No GoPro was used in the making of this video!

 

CATEGORY: Uncategorized



It’s a party in the moon’s shadow as the planets align for a total solar eclipse on Aug. 21. Join the WashU community for this once-in-a-lifetime event! RSVP for the eclipse viewing and ice cream social sponsored by University College.

Monday, August 21, 2017
12 – 1:45 p.m.
Mudd Field, Danforth Campus

RSVP today!

Both eclipse eye protection glasses and special commemorative giveaway items will be available while supplies last.

Although the moon will cover the sun for a short time, it will still be hot! To help with the heat, an ice cream sundae bar will be provided for guests.

The university community will start gathering at Mudd Field on WashU’s Danforth Campus at 12 p.m.

Parking & Transportation

Due to construction on the Danforth Campus, parking is extremely limited. Attendees are strongly encouraged to seek parking offsite or take public transportation to campus. Learn more about Metro Transit options.

About the Solar Eclipse

On Monday, August 21, 2017, all of North America will be treated to an eclipse of the sun. Anyone within the path of totality can see one of nature’s most awe-inspiring sights — a total solar eclipse. This path, where the moon will completely cover the sun and the sun’s tenuous atmosphere — the corona — can be seen, will stretch from Lincoln Beach, Oregon to Charleston, South Carolina. Observers outside this path will still see a partial solar eclipse where the moon covers part of the sun’s disk.

More Information

NASA: Eclipse 101

NASA: Eye Safety

Download event poster

CATEGORY: News, Student Life



As the world learned in 2008, a global financial crisis can happen when economists least expect (or predict) it. But according to Gary Gorton, finance professor at Yale’s School of Management, it will happen again. He estimates the next crisis will come in 10 to 15 years. Gorton shared his analysis of the 2008 financial crisis at an event sponsored by the Wells Fargo Advisors Center for Finance and Accounting Research at Olin, Aug. 16.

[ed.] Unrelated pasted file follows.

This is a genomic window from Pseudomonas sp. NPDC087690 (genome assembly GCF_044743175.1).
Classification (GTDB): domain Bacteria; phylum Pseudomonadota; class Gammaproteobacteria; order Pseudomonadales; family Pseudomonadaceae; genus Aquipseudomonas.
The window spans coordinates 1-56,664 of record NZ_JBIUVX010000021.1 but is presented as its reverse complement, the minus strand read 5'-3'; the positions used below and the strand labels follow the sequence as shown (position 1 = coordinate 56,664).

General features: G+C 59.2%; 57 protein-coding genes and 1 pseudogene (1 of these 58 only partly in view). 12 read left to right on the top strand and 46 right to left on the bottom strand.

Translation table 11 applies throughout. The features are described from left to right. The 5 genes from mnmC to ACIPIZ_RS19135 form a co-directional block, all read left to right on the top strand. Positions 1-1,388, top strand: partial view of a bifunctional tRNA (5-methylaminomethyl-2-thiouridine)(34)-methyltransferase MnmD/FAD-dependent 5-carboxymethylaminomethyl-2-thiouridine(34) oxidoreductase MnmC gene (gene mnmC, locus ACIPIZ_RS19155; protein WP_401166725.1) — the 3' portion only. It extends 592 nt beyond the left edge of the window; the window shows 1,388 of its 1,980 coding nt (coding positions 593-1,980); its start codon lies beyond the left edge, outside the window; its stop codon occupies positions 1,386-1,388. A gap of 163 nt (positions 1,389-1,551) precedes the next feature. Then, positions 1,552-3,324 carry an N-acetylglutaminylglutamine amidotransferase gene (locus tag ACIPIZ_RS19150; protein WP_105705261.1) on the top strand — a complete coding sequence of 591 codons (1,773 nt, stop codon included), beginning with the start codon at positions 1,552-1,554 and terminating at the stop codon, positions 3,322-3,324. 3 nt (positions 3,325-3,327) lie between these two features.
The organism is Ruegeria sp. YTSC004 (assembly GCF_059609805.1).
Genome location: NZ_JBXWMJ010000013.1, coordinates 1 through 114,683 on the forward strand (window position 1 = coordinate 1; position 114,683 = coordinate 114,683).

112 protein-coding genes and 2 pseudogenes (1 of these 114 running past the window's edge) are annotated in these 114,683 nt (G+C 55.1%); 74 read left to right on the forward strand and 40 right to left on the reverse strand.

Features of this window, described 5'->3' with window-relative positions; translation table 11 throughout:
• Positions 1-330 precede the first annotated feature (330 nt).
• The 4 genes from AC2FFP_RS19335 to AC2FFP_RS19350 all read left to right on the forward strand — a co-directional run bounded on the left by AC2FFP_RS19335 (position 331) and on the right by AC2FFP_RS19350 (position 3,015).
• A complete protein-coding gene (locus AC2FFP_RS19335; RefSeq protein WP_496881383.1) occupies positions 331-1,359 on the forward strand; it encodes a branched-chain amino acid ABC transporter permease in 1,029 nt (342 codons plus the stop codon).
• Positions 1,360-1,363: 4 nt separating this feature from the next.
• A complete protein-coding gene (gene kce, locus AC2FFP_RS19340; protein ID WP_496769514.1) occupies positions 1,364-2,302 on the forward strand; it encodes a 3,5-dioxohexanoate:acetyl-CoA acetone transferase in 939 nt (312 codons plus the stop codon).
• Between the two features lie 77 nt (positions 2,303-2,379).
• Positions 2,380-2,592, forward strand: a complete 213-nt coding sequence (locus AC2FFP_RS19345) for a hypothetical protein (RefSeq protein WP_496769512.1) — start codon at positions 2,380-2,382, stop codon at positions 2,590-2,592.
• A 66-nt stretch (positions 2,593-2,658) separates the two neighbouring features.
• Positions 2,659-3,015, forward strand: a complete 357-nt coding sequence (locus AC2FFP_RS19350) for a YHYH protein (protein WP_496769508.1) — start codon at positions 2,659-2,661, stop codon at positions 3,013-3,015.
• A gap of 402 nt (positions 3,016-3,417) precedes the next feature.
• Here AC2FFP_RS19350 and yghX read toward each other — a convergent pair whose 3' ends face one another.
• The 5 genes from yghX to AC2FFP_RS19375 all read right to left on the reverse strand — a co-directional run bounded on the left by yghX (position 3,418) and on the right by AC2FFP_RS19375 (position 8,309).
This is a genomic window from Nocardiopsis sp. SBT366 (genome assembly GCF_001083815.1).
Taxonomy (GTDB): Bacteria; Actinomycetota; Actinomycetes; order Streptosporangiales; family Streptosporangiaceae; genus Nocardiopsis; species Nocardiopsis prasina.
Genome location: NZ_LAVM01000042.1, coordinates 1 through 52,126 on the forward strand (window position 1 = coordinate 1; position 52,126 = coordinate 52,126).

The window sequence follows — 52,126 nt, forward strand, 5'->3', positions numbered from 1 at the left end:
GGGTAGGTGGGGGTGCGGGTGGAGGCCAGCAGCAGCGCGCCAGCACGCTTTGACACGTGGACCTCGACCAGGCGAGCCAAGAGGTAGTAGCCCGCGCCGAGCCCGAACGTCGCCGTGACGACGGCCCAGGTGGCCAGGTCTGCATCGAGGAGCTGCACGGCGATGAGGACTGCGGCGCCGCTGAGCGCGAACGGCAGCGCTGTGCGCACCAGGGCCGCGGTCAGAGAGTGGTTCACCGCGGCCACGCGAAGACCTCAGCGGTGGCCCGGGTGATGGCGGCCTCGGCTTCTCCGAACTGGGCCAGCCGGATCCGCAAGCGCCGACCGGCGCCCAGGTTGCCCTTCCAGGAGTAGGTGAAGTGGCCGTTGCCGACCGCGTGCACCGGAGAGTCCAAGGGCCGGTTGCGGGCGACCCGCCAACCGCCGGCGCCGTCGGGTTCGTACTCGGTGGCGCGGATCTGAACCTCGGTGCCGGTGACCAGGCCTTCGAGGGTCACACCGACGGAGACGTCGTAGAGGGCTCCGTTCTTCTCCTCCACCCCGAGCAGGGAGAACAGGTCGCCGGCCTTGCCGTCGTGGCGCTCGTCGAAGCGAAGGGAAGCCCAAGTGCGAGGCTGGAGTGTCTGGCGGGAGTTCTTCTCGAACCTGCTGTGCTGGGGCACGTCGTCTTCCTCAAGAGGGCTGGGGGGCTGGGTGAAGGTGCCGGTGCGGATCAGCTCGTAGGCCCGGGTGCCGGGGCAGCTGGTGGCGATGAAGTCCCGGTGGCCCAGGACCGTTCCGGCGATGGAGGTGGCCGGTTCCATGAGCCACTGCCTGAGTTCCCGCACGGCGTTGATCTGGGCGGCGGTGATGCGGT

Gorton will address the Finance Theory Group Summer School, meeting at Olin this week, at 9 a.m., Friday, Aug. 18, in Emerson Auditorium, Knight Hall. His topic will be: “The Private Money View of Financial Crises.”

Gorton’s 2010 book, Misunderstanding Financial Crises, Why We Don’t See Them Coming, provides historical context for understanding the 2008 financial crisis and why economists and policy makers need to recognize that crises are inevitable and inherent to our financial system. To those who thought that a crisis could not happen again in the US after the Great Depression, Gorton is blunt: “That economists did not think such a crisis could happen in the United States was an intellectual failure.”

Unlike the 1929 crash with bank runs like the scene in the Frank Capra film, “It’s A Wonderful Life,” the causes of the 2008 crisis were less visible. Cloaked in electronic trading, complex financial ‘innovations’, and unregulated derivative securities trading within the Shadow Banking system, Gorton said economists were blind to what was really happening in the financial markets.

Gorton points to the lack of data available from financial institutions as a major handicap for economists and policy makers who need to track activity to more accurately understand the markets and see signs of crisis before it’s too late. Gorton calls for a new information infrastructure to be built by the Office of Financial Research established under the Dodd-Frank legislation. He argues collecting and sharing data would help regulators as well as economists to more accurately measure risk and liquidity in the markets.

Gary Gorton and Rich Ryffel, Olin Senior Lecturer in Finance

Bio
Gary B. Gorton is The Frederick Frank Class of 1954 Professor of Finance at the Yale School of Management, which he joined in August 2008. Prior to joining Yale, he was the Robert Morris Professor of Banking and Finance at The Wharton School of the University of Pennsylvania, where he taught from 1983 to 2008. Dr. Gorton has done research in many areas of finance and economics, including both theoretical and empirical work. He is the author of Slapped by the Invisible Hand: The Panic of 2007 (Oxford University Press) and Misunderstanding Financial Crises (Oxford University Press).

Dr. Gorton has consulted for the U.S. Board of Governors of the Federal Reserve System, various U.S. Federal Reserve Banks, the Bank of England, the Bank of Japan, and the Central Bank of Turkey. He was a consultant to AIG Financial Products from 1996 to 2008.

Dr. Gorton received his doctorate in economics from the University of Rochester. In the field of economics, he received master’s degrees at the University of Rochester and Cleveland State University, and also received a master’s degree in Chinese Studies from the University of Michigan.